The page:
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NYC’s deputy chancellor of early childhood education stepping down after difficult tenure

New York City’s head of early childhood education is out after a tenure pockmarked by backlash to 3-K budget cuts and workplace tensions.

Deputy Chancellor Kara Ahmed announced in a Microsoft Teams meeting and an email to staff Tuesday, both obtained by the Daily News, that she’s leaving the city’s Department of Education for a job in national early childhood education policy. Shortly after, Chancellor Banks confirmed her departure in a statement to the press.

“Dr. Kara Ahmed has been with me since Day 1 of this administration,” Banks said, “and I am immensely grateful to her for her service, dedication, and unparalleled passion for high-quality, equitable Early Childhood Education.”

“She immediately rolled up her sleeves to both stabilize and strengthen this critically important and incredibly complex body of work,” he added.

Schools Chancellor David Banks in Brooklyn on Friday April 5, 2024. (Theodore Parisienne for New York Daily News)
Schools Chancellor David Banks is pictured in Brooklyn on Friday, April 5, 2024. (Theodore Parisienne for New York Daily News)

In Nov. 2022, Ahmed was believed to be the first deputy chancellor to face a no-confidence vote by the city’s powerful teachers union. The deputy chancellor faced backlash for a series of problems with the early childhood system, including delayed payments to child care providers and a difficult reshuffling of social workers and instructional coordinators.

Banks and Ahmed have insisted that many of the division’s shortcomings were inherited from the prior administration, which stood up the city’s popular 3-K program with temporary pandemic aid from the federal government.

Mayor Adams and the City Council recently reached a budget deal that will backfill some of those dollars for a year with city funding and invest in child care for some of the city’s most marginalized young children, including preschoolers with disabilities and infants and toddlers whose families are undocumented.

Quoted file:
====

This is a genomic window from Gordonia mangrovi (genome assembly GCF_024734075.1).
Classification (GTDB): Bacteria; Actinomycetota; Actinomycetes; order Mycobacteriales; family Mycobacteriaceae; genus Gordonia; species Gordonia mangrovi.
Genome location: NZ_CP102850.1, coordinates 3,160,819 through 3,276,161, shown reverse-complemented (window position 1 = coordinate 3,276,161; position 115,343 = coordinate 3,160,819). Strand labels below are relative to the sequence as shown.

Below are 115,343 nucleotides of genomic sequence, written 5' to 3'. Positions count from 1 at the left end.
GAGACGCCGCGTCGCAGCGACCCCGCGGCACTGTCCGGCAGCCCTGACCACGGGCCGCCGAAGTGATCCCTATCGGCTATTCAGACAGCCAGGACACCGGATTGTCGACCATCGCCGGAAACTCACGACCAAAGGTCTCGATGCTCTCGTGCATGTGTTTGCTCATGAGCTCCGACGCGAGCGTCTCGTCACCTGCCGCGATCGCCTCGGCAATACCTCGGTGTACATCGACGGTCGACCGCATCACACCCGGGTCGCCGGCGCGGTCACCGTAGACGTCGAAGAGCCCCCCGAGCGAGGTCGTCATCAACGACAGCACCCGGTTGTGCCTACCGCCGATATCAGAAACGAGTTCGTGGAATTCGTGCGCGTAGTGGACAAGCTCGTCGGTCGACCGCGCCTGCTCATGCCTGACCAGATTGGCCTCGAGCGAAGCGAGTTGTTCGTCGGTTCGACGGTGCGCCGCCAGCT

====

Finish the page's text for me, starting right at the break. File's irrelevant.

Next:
Banks on Tuesday credited Ahmed with removing barriers and delays to provider payments, shifting over 7,000 seats to parts of the city and sector with higher demand, and creating more than 800 special education pre-K seats. Ahmed also assisted with the chancellor’s signature literacy initiative, which established a uniform reading  curriculum in 90% of early childhood programs.

Dr. Kara H. Ahmed poses for a portrait in a classroom at a LYFE program site located in the Bronx Regional Campus Monday, Oct. 28, 2019. (Barry Williams for New York Daily News)
Dr. Kara Ahmed. (Barry Williams for New York Daily News)

Ahmed, in her memo to staff, said the decision to leave the city’s Department of Education was “incredibly difficult for me to make.”

“While I am profoundly honored and humbled to have been asked to serve in this capacity, this transition is not without sadness after having the privilege to serve the children of New York City for the last 16 years, both as a principal and as Deputy Chancellor,” she said.

“The work we have accomplished together, all in service to children and in partnership with their families, has created the necessary foundation to stabilize, strengthen, and sustain our early childhood education system.”

Ahmed’s departure is the latest in a series of recent shake-ups in the Department of Education’s highest ranks. On Monday, Banks tapped his former chief of staff Melissa Aviles-Ramos as his next deputy chancellor of family engagement and external affairs. She will replace Kenita Lloyd, who is switching roles to Banks’ right-hand.


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